Oregon enacted legislation:
- creating a Corporate Activity Tax (CAT) on certain gross receipts; and
- reducing the personal income tax rates for the lowest three brackets.
Oregon will impose the CAT beginning in 2020.
Impact of the Corporate Activity Tax
The legislation is expected to impact 40,000 businesses, out of the state’s 460,000.
The CAT was adopted as part of an education funding bill. CAT revenue will be:
- deposited into the new Fund for Student Success;
- used to offset the cost of the reduced personal income tax rates; and
- be distributed through existing school funding mechanisms.
The CAT, after the personal income tax rate cut, is expected to generate an additional:
- $1.175 billion in 2019-21;
- $2.111 billion in 2021-23; and
- $2.306 billion in 2023-25.
Similar State Taxes
The Oregon Corporate Activity Tax has similarities to the:
The Oregon CAT and Ohio CAT have similar:
- nexus standards and sourcing;
- persons subject to or excluded from tax; and
- bases of tax.
However, the Ohio CAT does not have a subtraction from commercial activity for the amount of cost inputs or taxpayer’s labor costs like the Oregon CAT. This Oregon CAT subtraction is like the Texas Franchise Tax subtraction for cost of goods sold or compensation.
Corporate Activity Tax
The CAT rate is $250 plus 0.57% on taxable commercial activity above $1 million.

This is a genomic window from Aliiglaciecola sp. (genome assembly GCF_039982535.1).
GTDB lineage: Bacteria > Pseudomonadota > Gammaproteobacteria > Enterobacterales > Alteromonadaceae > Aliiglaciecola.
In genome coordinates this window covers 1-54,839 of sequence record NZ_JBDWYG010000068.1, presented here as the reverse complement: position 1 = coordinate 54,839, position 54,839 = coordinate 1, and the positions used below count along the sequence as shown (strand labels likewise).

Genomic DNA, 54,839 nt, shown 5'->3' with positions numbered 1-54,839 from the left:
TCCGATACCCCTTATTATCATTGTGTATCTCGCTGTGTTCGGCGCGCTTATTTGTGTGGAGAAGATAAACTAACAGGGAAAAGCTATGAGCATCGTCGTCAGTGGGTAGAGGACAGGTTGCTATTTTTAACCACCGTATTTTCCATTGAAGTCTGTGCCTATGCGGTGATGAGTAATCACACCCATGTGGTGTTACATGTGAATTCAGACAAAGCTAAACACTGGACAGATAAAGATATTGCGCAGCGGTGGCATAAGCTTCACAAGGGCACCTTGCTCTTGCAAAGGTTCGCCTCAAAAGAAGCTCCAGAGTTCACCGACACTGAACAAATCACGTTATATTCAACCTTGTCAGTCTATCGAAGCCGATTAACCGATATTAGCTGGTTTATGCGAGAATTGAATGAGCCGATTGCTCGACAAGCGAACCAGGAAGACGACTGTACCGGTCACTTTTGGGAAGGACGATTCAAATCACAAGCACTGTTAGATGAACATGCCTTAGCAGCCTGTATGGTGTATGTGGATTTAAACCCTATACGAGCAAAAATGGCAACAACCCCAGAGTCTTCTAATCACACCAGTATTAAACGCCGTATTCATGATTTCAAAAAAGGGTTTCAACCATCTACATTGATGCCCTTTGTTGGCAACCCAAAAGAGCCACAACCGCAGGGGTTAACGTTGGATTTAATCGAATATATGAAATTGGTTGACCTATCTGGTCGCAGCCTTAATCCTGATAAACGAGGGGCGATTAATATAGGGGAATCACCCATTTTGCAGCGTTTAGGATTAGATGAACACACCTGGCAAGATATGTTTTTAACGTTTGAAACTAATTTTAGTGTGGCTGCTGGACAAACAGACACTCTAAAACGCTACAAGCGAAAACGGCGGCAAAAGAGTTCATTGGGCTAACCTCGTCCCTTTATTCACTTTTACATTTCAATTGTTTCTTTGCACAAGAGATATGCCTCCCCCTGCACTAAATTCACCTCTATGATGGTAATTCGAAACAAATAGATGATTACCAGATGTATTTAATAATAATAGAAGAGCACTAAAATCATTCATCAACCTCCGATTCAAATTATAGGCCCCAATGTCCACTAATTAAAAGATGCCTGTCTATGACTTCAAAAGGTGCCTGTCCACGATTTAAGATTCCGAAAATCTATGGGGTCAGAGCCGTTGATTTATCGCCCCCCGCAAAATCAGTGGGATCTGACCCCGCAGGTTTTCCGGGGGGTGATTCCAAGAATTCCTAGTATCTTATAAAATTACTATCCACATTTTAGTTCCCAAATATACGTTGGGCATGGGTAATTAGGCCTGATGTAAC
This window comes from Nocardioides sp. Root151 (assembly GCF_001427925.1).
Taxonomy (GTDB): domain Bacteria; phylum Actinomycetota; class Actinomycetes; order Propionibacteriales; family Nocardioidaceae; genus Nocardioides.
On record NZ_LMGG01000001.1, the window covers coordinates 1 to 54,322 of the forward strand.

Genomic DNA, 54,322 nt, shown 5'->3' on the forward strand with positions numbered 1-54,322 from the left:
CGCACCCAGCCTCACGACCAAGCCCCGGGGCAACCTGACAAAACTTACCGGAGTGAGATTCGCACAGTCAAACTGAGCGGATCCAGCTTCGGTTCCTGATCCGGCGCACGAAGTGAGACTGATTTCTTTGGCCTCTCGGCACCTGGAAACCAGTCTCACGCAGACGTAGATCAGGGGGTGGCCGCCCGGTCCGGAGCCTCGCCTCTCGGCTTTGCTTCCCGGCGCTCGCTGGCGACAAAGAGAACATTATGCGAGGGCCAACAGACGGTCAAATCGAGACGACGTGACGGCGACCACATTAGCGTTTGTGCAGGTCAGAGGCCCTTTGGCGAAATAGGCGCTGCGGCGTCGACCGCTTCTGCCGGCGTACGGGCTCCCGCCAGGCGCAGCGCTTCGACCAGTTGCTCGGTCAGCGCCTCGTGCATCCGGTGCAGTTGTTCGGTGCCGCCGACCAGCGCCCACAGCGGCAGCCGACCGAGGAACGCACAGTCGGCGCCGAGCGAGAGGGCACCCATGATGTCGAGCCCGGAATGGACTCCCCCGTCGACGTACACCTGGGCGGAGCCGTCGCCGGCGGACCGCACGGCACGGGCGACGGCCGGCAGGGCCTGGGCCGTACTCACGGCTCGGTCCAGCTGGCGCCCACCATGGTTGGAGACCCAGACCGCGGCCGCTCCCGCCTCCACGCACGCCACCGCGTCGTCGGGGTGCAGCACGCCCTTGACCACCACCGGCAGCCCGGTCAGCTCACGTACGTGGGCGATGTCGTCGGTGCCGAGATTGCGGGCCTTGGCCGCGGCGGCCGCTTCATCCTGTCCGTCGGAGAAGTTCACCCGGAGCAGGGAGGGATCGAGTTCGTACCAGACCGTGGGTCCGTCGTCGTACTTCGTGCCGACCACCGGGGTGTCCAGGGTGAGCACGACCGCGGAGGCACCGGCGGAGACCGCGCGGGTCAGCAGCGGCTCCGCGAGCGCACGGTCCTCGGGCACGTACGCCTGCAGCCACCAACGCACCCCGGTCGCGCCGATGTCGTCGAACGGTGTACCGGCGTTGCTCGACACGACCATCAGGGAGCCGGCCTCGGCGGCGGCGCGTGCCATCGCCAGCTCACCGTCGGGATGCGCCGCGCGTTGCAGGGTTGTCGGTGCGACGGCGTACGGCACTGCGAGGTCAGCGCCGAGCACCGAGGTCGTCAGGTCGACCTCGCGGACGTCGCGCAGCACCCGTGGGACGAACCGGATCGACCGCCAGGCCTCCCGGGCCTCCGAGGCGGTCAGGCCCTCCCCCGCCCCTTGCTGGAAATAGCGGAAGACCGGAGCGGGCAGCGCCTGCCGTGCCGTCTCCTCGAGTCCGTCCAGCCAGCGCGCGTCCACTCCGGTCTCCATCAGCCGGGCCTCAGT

Oregon will impose the CAT on each person with taxable commercial activity for the privilege of doing business in Oregon.
Persons subject to tax include:
- LLPs and LLCs;
- C corporation and S corporations;
- federal disregarded entities; and
- many other entities.
Commercial activity is the total amount realized by a person from transactions and activity in the regular course of the person’s trade or business. There are specific commercial activity definitions for:
- financial institutions; and
Corporate Activity Tax Nexus
The CAT is imposed on persons with substantial nexus with Oregon. The tax is imposed on the person receiving the commercial activity and is not imposed directly on a purchaser.
A taxpayer has substantial nexus with Oregon if they:
- own or use a part or all its capital in Oregon;
- hold a certificate of existence or authorization issued by Oregon authorizing the person to do business in Oregon;
- have bright-line presence in Oregon; and
- otherwise have nexus with Oregon to an extent that Oregon can require a taxpayer to remit the Corporate Activity Tax under the United States Constitution.
The bill includes a list of 43 items that are exempt. Among those are:
- interest income;
- dividends received;
- contributions to capital;
- tobacco, marijuana, and alcohol receipts;
- receipts from the wholesale or retail sale of groceries;
- motor vehicle fuel; and
- certain medical services.
Proposed Additional Exemptions
Two bills have already been introduced to expand on these exemptions.
The bills would add an exemption for:
Among the listed basic necessities are:
- diapers, wipes, and baby products;
- feminine hygiene products;
- over the counter medication and contraceptives;
- certain medical goods;
- oral health products; and
- toilet paper.
The proposed agricultural exemption would apply to receipts from:
- agriculture, floriculture, horticulture, and viticulture;
- vegetable and fruit products; livestock and meats;
- poultry and eggs;
- fluid milk;
- bees and honey; or
- any products that have their situs of production on the farm.
Subtraction from Commercial Activity
A taxpayer can subtract from their commercial activity 35% of the greater of the:
- amount of cost inputs; or
- taxpayer’s labor costs.
The subtraction cannot exceed 95% of the taxpayer’s commercial activity in Oregon.
By Andrew Soubel, J.D.